Halitosis is Bad Breath by Another Name!
Bad Breath Can be a Social Turn-Off
Halitosis (Yuck!) is considered to be any foul odor emanating from the oral cavity during the exhaling process of breathing. Unfortunately, you may have halitosis and no one will tell you and it is difficult to know yourself. Persistent bad breath or chronic halitosis may possibly affect one’s intimacy as well as their employment. That’s why it is an extremely important issue.
Easy to Deal with Type of Bad Breath
Remember that onions, garlic, alcohol, smoking, and the like, also create an unpleasant breath odor. These types of odor can easily be eliminated by avoiding those products or being acutely aware that the oral malodor needs to be masked by constant proper oral hygiene, toothpastes, and rinses. “Morning breath” occurs to everyone due to minimized swallowing and breathing during sleep. This breath odor is easily corrected by proper brushing and flossing immediately upon awakening.
Causes of True Halitosis
True halitosis comes from a wide variety of causes (etiologies). In no particular order of importance, one of the causes of bad breath is bacterial plaque and food particles on the tongue, especially the back portion. Decayed teeth, abscessed teeth, and trapped food which actually rots are also significant causes of bad breath.
Infection of the gums around wisdom teeth may be a problem along with sinus drainage or post-nasal drip. Sinus infections mean bacteria is present in your nose and sinus cavities, thus, causing the odor. Patients with gum and periodontal disease or chronic infection of the cul-de-sac area around each tooth are subject to bad breath. The cul-de-sac is the “turtle neck collar” of gum tissue around each tooth where bacterial plaque accumulates.
Calcified debris found in the folds of tonsils creates bad breath. If they calcify, these are called tonsilloliths (stones in the tonsillar tissue) which the dentist or ENT doctor can usually simply remove with tweezers.
Unclean removable dental appliances such as partials and dentures may also be the cause of bad breath.
A dry mouth created from radiation therapy or a combination of prescription drugs lessens saliva flow. This leads to further decay and possibly bad breath if not properly managed. Saliva moistens the mouth, neutralizes acids that plagues produce, and rinses off dead cells that collect on the gums, tongue, and cheeks. These dead cells rot, thus causing bad breath. Problems in the salivary glands and continuous breathing through the mouth can also cause dry mouth.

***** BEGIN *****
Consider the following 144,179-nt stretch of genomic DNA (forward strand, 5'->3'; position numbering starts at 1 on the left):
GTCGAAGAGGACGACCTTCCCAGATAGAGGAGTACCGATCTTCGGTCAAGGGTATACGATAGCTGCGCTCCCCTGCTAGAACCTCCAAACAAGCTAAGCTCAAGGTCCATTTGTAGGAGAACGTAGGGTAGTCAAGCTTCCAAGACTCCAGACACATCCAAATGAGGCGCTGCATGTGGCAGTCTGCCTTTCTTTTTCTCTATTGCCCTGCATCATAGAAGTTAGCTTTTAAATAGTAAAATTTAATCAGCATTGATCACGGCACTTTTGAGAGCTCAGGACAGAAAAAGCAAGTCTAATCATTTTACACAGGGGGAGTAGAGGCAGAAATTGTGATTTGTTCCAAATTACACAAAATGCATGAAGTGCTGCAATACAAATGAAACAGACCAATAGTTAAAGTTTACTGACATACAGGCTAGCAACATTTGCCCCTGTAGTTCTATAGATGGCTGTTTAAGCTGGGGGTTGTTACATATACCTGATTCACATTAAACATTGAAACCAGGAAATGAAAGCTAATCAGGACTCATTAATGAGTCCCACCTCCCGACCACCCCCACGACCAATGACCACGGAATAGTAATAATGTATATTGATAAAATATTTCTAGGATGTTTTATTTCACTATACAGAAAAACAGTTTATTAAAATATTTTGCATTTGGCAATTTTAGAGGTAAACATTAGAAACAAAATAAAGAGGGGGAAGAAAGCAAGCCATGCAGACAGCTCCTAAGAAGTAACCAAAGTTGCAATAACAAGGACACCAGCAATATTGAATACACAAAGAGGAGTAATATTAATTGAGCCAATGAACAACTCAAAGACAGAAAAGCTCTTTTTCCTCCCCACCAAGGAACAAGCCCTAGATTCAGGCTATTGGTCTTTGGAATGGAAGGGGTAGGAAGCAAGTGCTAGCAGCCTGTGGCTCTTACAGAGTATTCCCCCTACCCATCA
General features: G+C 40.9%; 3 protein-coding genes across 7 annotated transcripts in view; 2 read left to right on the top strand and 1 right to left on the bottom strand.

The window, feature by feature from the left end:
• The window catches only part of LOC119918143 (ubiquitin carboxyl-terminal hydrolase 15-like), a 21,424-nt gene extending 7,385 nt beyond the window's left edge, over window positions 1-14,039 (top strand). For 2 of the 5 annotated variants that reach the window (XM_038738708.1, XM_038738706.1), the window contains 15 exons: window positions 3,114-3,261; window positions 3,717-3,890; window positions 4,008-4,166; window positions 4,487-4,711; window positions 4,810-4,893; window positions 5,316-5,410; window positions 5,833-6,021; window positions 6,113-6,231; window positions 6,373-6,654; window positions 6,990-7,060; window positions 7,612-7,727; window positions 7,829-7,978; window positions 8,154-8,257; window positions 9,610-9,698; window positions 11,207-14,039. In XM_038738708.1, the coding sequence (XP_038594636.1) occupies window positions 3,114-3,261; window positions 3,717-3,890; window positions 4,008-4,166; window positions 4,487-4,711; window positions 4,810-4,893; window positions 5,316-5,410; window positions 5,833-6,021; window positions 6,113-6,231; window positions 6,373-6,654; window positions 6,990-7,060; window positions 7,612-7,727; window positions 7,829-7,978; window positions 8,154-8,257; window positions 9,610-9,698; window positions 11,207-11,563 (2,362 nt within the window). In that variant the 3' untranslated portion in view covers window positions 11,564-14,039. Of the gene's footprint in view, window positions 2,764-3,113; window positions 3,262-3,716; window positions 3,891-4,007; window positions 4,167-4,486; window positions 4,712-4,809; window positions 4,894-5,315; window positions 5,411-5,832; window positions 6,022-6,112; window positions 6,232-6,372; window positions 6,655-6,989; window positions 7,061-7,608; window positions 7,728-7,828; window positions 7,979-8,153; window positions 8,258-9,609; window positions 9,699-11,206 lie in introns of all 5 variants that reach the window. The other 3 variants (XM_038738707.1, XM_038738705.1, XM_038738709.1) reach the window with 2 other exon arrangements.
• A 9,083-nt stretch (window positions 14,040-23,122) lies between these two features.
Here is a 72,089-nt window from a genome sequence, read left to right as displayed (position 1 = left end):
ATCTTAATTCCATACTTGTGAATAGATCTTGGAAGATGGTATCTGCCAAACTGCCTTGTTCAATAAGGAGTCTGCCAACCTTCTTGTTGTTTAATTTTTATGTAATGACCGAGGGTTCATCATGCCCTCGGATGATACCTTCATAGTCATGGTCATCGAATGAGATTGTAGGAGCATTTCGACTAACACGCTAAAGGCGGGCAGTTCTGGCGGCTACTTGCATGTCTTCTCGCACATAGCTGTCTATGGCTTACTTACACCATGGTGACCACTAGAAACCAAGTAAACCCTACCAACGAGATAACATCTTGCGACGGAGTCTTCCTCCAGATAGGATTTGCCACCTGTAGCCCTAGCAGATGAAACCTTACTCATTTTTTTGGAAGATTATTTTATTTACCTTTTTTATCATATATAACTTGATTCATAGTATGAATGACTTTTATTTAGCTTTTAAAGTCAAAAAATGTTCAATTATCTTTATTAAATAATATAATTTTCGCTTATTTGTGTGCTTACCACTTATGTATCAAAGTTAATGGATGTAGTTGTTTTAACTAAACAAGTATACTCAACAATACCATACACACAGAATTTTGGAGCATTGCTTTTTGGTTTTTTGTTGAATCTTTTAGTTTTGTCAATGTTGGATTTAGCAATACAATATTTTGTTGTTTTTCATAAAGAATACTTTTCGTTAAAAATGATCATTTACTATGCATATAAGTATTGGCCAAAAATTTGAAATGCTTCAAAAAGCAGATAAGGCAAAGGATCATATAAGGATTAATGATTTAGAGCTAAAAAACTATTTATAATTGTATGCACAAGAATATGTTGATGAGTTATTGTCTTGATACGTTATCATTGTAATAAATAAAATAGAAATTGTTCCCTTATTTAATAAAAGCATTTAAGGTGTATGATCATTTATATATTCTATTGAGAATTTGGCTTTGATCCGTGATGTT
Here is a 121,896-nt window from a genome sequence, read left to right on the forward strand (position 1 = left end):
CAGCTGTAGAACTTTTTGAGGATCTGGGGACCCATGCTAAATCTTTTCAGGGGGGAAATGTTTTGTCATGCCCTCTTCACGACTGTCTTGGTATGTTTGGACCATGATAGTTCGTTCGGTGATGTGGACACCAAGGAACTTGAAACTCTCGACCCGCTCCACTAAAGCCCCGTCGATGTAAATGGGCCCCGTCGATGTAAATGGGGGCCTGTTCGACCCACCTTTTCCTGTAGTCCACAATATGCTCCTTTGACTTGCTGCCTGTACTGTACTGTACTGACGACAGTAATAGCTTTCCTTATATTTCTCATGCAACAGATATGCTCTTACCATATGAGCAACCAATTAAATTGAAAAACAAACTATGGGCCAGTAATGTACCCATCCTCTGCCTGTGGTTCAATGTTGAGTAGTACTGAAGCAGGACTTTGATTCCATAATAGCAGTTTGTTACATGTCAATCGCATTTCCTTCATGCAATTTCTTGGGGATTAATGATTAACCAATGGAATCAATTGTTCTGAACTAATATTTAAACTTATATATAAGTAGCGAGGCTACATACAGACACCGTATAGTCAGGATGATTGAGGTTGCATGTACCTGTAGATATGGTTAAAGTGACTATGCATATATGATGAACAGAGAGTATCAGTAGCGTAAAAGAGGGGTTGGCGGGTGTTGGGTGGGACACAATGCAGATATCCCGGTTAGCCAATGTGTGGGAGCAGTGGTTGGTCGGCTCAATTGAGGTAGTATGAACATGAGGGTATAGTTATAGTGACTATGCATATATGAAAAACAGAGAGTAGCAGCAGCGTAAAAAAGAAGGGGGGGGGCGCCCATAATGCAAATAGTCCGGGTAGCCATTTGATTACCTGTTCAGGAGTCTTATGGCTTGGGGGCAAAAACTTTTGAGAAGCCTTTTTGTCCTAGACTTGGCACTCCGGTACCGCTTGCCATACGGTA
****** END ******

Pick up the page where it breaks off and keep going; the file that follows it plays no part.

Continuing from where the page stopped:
One must also be cognizant of leakage of the sphincter muscles between the stomach and esophagus. Although rare, another causative oddity is the Zenker’s pouch of the esophagus. This is an out-pouch in the upper esophagus which may trap food. Any source of unsavory gas may produce bad breath. Lastly, poor oral hygiene will leave an environment for halitosis. That’s why it is important to properly brush and floss your teeth.
How to Deal With Bad Breath
So, what do you do to prohibit halitosis? Be aware that garlic, onions, alcohol, sinus drainage, and smoking are contributors to bad breath. Gently scrape and/or brush your tongue until it is clean and pink. Clean as far back as possible.
Mouthwashes mask the odor but do help in rinsing out food particles and loose bacterial plaque. One mouthwash that dentists recommend is Therabreath. It is clinically proven to eliminate bad food odors, and formulated with an effective oxygenating agent. I personally use either Listerine or Crest. Listerine advertises as “Listerine, Total Care, Cinnament Anticavity Mouthwash.” The bottle states that it helps prevent cavities, restores enamel, strengthens teeth, kills bad breath germs, cleans the whole mouth, and freshens breath. “Crest Prohealth Advanced Anticavity Fluoride Mouthwash” promotes stronger teeth for a healthier mouth, and it has extra whitening. It also kills bad breath germs, gives a whiter smile in 7 days, helps prevent cavities, strengthens the enamel, and freshens the breath.
Floss and brush PROPERLY, and in that order. To check yourself, try the odor test–smell your floss after you have used it! You may be surprised. Then brush with fluoridated toothpaste. The floss will have cleaned the interproximal areas between the teeth and this allows the fluoride to be more beneficial.
Lastly, get a routine dental cleaning to remove missed bacterial plaque and any accumulated tartar (calculus) above and below the tissue level.
American Dental Association-Life Member, Fellow of Academy of General Dentistry, American Academy of Implant Dentistry